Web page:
7. I wouldn’t necessarily call it a writing god, but I do have a little plastic Eeyore who watches me type. =o)

  8. Desk totems: Vase/pen holder made by best friend in high school pottery, metal teddy bear with purple neck bow–representative of fundraiser for reading program for dyslexic kids, glittery bird on lamp shade–Jesus, so many. Problem–once totemic item makes it to desk, can’t get rid of it, fearing bad juju.

  9. I have a very small yellow bowl filled with dried thyme on table next to computer. Read once that this offering attracts the Muse. 🙂

  10. A statue of Mary given to me by my children when they were in elementary school. A paperweight that I made in elementary school and gave to my father. A worn copy of Carolyn See’s Making a Literary Life.

  11. A ceramic statue of Quan Yin, a gift from my closest friend, watches over my desk.

  12. It would never have occurred to me to keep totems on my desk. Luckily, I have cats. You know — those household gods who shed? And lounge on your keyboard and dig into your printer for the mousies who rattle around in there?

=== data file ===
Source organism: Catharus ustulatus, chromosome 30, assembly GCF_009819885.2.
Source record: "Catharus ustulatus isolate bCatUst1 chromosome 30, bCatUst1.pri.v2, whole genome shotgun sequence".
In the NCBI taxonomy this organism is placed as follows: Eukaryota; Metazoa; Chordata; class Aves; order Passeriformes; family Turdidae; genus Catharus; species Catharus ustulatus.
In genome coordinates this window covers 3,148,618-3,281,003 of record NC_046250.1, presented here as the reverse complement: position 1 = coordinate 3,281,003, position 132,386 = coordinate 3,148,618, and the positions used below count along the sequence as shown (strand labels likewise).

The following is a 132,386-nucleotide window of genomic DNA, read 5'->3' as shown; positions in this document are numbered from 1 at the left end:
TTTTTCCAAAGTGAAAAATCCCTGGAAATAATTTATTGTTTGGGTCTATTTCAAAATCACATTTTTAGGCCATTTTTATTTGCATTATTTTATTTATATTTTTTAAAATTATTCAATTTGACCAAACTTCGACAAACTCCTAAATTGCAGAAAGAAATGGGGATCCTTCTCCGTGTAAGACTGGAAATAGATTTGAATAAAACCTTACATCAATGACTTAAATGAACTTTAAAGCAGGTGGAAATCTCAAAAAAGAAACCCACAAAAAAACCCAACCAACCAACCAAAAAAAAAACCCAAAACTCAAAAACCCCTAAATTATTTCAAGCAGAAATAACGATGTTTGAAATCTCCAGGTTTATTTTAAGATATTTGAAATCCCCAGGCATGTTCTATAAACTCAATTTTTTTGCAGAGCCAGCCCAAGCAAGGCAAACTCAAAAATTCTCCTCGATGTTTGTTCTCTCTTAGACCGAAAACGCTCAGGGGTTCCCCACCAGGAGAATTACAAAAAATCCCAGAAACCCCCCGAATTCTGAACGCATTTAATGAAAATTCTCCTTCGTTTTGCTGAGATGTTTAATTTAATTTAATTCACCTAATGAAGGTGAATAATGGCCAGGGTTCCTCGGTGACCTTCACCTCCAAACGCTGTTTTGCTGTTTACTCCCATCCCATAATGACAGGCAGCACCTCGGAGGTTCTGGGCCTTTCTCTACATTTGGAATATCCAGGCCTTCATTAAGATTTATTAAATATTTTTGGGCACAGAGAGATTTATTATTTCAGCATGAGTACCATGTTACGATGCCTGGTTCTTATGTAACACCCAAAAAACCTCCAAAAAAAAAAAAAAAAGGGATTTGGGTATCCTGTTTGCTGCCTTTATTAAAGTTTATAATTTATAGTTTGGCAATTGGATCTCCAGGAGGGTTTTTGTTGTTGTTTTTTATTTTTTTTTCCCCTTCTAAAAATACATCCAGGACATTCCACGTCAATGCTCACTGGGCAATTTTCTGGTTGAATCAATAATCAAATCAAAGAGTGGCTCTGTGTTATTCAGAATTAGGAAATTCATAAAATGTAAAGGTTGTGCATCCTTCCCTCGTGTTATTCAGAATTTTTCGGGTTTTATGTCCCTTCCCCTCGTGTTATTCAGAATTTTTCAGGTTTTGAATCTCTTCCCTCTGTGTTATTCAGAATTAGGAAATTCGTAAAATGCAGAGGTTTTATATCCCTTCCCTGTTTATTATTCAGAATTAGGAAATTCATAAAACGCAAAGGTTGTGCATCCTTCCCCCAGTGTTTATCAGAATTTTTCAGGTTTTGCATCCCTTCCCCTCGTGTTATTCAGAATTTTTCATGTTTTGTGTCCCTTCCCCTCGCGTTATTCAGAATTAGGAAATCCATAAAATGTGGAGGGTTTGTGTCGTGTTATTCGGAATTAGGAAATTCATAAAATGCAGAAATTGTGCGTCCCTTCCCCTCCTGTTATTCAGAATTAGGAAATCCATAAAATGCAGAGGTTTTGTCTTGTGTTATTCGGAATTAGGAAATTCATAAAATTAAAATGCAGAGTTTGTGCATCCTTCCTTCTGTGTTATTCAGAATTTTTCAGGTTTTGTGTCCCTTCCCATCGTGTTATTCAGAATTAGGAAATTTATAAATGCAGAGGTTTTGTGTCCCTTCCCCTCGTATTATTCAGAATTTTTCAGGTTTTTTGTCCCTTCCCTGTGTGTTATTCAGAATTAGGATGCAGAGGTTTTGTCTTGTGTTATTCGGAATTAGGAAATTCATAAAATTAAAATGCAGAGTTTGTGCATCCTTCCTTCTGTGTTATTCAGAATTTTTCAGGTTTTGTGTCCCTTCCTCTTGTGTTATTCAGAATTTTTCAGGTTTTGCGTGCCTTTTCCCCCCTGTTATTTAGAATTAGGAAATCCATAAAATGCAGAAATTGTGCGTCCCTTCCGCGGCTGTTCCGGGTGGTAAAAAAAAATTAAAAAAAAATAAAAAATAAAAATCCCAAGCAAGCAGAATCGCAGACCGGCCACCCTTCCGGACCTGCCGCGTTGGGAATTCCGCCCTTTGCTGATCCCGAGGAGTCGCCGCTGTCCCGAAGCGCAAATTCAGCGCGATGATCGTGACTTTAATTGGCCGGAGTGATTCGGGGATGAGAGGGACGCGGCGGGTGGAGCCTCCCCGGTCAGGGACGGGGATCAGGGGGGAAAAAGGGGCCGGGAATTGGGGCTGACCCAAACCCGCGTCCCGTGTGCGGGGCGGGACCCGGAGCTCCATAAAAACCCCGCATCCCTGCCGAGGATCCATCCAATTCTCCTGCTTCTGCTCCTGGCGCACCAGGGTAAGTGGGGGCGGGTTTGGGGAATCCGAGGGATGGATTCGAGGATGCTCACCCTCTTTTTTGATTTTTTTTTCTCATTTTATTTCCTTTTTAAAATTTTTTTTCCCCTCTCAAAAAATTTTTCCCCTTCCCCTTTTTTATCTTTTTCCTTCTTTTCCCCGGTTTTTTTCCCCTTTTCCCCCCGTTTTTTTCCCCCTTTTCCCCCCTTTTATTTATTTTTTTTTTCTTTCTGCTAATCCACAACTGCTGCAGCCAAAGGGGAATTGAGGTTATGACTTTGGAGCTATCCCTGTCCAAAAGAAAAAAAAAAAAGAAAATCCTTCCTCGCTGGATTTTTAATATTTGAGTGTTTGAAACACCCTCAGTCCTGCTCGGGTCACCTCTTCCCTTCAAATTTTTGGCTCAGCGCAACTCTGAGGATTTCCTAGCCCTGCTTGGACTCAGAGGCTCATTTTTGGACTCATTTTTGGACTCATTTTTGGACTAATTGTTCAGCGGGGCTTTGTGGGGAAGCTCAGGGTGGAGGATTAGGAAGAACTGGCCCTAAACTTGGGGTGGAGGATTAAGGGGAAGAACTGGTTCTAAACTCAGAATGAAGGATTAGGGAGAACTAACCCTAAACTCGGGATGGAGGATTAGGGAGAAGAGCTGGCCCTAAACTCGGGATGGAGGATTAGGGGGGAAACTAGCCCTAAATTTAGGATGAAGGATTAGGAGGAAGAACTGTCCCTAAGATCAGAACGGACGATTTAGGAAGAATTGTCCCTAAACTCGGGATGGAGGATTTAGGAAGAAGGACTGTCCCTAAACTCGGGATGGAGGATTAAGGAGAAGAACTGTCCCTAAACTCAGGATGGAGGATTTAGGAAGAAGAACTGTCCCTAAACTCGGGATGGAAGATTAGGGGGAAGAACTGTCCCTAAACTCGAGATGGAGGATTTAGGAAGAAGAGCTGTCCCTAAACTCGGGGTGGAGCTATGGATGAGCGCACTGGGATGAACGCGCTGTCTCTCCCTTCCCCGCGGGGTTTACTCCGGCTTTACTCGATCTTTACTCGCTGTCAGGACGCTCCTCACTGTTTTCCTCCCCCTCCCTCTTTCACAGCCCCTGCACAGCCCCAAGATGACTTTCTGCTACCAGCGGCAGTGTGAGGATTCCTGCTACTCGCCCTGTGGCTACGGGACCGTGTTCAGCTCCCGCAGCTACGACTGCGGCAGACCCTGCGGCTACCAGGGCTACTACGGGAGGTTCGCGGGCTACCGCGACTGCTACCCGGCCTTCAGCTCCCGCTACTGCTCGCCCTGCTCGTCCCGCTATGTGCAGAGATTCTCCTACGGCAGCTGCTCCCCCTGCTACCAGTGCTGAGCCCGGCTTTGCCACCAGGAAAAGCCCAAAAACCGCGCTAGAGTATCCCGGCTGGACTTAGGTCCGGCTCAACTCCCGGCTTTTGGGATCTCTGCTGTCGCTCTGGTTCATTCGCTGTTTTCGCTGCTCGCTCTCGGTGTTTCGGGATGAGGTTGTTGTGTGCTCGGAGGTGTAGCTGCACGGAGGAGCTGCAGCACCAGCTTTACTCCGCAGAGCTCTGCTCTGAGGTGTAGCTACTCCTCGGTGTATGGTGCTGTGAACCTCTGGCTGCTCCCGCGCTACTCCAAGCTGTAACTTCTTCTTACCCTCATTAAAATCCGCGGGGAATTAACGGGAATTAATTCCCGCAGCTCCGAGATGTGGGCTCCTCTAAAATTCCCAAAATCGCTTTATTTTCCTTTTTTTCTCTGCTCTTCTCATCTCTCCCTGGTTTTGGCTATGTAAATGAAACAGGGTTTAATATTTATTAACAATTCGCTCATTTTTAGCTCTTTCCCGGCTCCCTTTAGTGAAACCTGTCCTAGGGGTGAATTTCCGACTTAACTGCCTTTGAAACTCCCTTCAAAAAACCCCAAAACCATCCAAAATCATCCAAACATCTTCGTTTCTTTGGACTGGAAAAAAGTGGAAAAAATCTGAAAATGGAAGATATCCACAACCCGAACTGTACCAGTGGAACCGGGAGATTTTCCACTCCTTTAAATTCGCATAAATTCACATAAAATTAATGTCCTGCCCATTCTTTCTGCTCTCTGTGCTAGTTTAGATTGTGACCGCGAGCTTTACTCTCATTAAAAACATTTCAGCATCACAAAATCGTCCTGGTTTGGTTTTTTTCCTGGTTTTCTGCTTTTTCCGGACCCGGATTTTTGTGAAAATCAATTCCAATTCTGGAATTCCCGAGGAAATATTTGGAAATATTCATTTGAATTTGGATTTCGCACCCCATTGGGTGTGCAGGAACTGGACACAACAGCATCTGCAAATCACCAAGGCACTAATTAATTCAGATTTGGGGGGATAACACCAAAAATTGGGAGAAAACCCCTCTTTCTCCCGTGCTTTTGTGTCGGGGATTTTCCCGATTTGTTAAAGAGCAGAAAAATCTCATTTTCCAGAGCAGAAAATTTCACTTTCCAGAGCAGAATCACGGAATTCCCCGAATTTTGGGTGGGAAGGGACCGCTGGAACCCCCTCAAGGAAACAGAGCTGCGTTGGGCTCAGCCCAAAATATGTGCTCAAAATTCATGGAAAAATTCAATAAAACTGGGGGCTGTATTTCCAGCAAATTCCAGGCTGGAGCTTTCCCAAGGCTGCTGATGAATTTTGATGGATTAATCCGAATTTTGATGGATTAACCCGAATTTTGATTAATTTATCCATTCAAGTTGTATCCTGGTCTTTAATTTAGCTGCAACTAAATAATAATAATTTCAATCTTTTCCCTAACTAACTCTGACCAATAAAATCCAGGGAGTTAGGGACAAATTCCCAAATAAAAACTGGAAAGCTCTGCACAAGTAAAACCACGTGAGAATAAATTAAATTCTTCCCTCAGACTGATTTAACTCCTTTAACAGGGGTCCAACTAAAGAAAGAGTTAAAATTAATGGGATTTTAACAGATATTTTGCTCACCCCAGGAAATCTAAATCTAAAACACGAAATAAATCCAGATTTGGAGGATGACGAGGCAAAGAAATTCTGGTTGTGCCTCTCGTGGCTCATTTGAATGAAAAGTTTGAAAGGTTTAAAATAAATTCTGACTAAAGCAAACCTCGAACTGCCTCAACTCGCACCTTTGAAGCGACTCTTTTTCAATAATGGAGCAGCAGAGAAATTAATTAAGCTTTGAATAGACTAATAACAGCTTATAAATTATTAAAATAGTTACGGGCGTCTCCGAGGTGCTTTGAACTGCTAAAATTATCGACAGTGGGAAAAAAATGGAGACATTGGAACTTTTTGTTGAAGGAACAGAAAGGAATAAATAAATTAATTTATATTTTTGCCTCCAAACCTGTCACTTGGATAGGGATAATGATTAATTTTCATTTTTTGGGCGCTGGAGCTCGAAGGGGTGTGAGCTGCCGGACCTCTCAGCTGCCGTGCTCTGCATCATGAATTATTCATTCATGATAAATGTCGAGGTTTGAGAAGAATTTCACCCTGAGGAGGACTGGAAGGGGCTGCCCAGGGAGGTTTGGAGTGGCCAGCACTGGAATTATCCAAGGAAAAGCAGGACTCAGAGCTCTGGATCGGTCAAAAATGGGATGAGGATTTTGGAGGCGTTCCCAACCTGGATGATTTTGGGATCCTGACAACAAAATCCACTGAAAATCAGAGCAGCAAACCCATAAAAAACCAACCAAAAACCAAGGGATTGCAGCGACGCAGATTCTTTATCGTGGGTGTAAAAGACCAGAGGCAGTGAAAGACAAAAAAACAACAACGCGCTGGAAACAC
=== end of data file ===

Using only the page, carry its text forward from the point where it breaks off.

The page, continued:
And NO, none of them have literary names. Except for the one I named after the littlest Who in Whoville.

    I know. I suck at being a serious writer.

  13. I have my Lambda Award on my desk, which takes me back to Los Angeles and the best night in my writing life. It even has my name on it, so I know it really happened. And my black cocker spaniel, Matilda, sleeps in the chair next to me looking cute.

  14. I keep near my desk a photograph of the mountaintop farmhouse where my mom was raised without electricity, indoor plumbing and running water. I also have near a sketch of the first coal mine my Dad worked in. These things remind me of the people who made sacrifices so I could go to college and learn to write.

    • Bravo! I really admire that. Maybe because I have similar things: a photo of my mother on my desk, two reminders of my father looking down on me from a high place across the room. My parents were the foundation of my life in language.

  15. Postcard by a local artist that says “Revision.”
    Picture of Ernest Hemingway.
    I have to use a certain coffee cup.

    Nice to hear that others are strange like me, too.

  16. “Writing god” is an oxymoron.

  17. I love this post!